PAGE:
An innocent boy on the courthouse steps. An iconic ballplayer, guilty and ashamed and honest enough to be straight with him.
“It ain’t true, is it Joe?”
“Yes, kid, I’m afraid it is.”
“Well, I’d never have thought it.”
Among dozens covering the trial of eight Chicago White Sox players accused of conspiring with gamblers to lose the 1919 World Series, only Hugh Fullerton reported that exchange between a “little urchin” and Shoeless Joe Jackson.
Like so much of the received wisdom associated with the sordid Black Sox episode, it probably never happened. Evidence suggests, Charles Fountain writes in his new book, The Betrayal: The 1919 World Series and the Birth of Modern Baseball, that Fullerton “made it up.”
Plenty of other reporters picked up Fullerton’s account and, like a game of telephone, recast the boy’s words until they became the naïve and plaintive, “Say it ain’t so, Joe,” reverberating through the ages as the cry of disillusioned fans.
If not for its enduring fame, one figment of a reporter’s imagination would be the least of the historical embellishments that deserve skeptical reconsideration in the Black Sox story. But it illustrates Fountain’s challenge in revisiting the drama.
Almost a century of obscuring silt has left few nuggets of pure fact. He sifts dutifully and comprehensively, concluding often, as he does on the accuracy of the “Say it ain’t so” story, that “it will remain forever an unsettled argument.”
That can be unsatisfying as a reader and maybe explains the power of accounts like Eight Men Out, the 1963 Eliot Asinof book and 1988 movie that purport to be more conclusive. In what Fountain calls the “best known if also the least reliable book on the subject,” Asinof crossed the line into fiction.
The author acknowledged inventing a character, a gambler’s goon who threatened pitcher Lefty Williams, in a scene set in Chicago while the White Sox were, in fact, still on a train from Cincinnati.
No small part of Fountain’s task in The Betrayal, then, becomes the thankless effort of casting doubt on details embedded in the popular imagination. Losing a little melodrama, and perhaps with it some page-turning pace, is a small price to pay for an honest grappling with the complicated events and personalities involved.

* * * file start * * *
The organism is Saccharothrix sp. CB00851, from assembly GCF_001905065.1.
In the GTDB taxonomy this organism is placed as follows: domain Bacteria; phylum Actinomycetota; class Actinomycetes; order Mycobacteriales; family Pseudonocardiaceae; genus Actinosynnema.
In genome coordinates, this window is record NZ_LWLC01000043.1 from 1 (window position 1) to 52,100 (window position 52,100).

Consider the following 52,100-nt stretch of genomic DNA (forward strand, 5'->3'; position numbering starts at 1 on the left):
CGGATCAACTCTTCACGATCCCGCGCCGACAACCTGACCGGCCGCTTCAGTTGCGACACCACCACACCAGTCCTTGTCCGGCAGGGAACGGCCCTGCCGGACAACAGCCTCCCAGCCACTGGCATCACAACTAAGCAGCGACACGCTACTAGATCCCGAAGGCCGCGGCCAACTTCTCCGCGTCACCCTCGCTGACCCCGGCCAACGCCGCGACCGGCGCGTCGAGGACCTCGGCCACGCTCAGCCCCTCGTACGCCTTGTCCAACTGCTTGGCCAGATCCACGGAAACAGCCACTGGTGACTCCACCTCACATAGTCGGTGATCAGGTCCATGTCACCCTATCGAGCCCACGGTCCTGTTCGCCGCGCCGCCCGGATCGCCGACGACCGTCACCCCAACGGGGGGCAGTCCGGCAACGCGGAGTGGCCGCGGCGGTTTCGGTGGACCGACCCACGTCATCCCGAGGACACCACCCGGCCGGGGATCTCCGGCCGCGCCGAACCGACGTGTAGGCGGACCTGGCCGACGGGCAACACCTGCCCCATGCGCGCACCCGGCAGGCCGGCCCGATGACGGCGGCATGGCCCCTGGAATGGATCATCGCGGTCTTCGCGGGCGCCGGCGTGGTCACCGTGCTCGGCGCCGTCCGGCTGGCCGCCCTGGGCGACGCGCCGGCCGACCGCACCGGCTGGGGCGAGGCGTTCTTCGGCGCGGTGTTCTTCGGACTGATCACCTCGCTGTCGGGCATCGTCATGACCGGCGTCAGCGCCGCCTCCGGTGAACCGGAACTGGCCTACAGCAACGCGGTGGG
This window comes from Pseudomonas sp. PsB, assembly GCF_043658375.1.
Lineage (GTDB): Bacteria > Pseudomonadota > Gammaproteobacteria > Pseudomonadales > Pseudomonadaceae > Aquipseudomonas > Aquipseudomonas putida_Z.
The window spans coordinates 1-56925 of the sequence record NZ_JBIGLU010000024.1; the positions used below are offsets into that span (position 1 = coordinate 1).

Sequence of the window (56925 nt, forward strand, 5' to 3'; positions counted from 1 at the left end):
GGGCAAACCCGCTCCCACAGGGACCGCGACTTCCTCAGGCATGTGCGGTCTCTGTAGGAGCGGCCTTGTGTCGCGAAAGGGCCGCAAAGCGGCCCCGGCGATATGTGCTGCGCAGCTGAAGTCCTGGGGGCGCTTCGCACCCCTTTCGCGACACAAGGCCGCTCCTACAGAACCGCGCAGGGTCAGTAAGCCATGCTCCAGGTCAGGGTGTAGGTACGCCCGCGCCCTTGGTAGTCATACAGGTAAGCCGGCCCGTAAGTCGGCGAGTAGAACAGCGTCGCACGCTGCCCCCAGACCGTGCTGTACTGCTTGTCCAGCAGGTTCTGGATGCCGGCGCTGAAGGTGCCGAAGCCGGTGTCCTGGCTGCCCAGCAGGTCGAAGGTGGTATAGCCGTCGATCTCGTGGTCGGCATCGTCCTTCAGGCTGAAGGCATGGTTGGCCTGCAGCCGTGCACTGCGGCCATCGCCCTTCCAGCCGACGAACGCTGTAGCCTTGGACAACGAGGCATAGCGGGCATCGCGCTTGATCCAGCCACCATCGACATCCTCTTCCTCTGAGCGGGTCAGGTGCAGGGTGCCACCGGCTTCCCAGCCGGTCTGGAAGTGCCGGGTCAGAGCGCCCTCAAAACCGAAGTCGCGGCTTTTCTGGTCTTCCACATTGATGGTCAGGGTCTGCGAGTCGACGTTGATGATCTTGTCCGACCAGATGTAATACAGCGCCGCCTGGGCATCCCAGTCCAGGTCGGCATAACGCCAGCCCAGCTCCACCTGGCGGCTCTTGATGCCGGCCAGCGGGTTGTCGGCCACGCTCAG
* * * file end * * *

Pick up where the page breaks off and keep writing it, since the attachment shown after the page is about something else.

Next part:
First baseman Chick Gandil serves as the only unvarnished villain, the conduit between his teammates and the gamblers who wanted to buy them off. Those who agreed to fix the series did not receive the entire $10,000 they each were promised, believing Gandil had stiffed them, not the gamblers.
Most of the conspiring players did not look like they were lying down on the field. Shoeless Joe Jackson was the best hitter in the series and played errorless defense. Pitcher Eddie Cicotte, who seems to be the only one burdened by conscience, lost two games in the series but did win one and had a respectable overall earned-run average under 3.00.
Rumors swirled before the series about a fix — a baseball commonplace at the time and for decades before — and Fullerton appointed himself to perform surveillance. He circled suspicious plays on his scorecards, questioning only seven in the best-of-nine series that the Cincinnati Reds won five games to three.
Both Jackson and Cicotte admitted to taking the gamblers’ money. They confessed after believing they were offered immunity from prosecution and retracted when they were ultimately indicted.
Eight White Sox players in all were charged, tried and acquitted by a jury. Nevertheless, baseball’s first commissioner, the imperious federal judge Kenesaw Mountain Landis, banished them from the game anyway, saying their failure to report knowledge of the fix to team officials was guilt enough.
Landis only occupied the commissioner’s seat that he imbued with such authority because of a power struggle between White Sox owner Charles Comiskey and American League president Ban Johnson. Their personal animosity helped keep the allegations from fading away, as others before 1919 had, and made the Black Sox history’s scapegoats for a much older and more widespread gambling subculture in baseball.
The broad outline of the scandal is familiar, but Fountain makes clear that questions of exactly who was involved; how much, if anything, they received; and whether they lost honestly or intentionally remain unresolved.
He’s not out to absolve the players, but he is operating as a dispassionate observer, not a besotted fan or an offended steward of the game. The Betrayal complicates a story that others before him took sometimes imaginative pains to simplify.
Evaluating the evidence in detail leads Fountain to one overriding (in)conclusion: What we think we know ain’t necessarily so.
Jason Kelly is an associate editor of this magazine.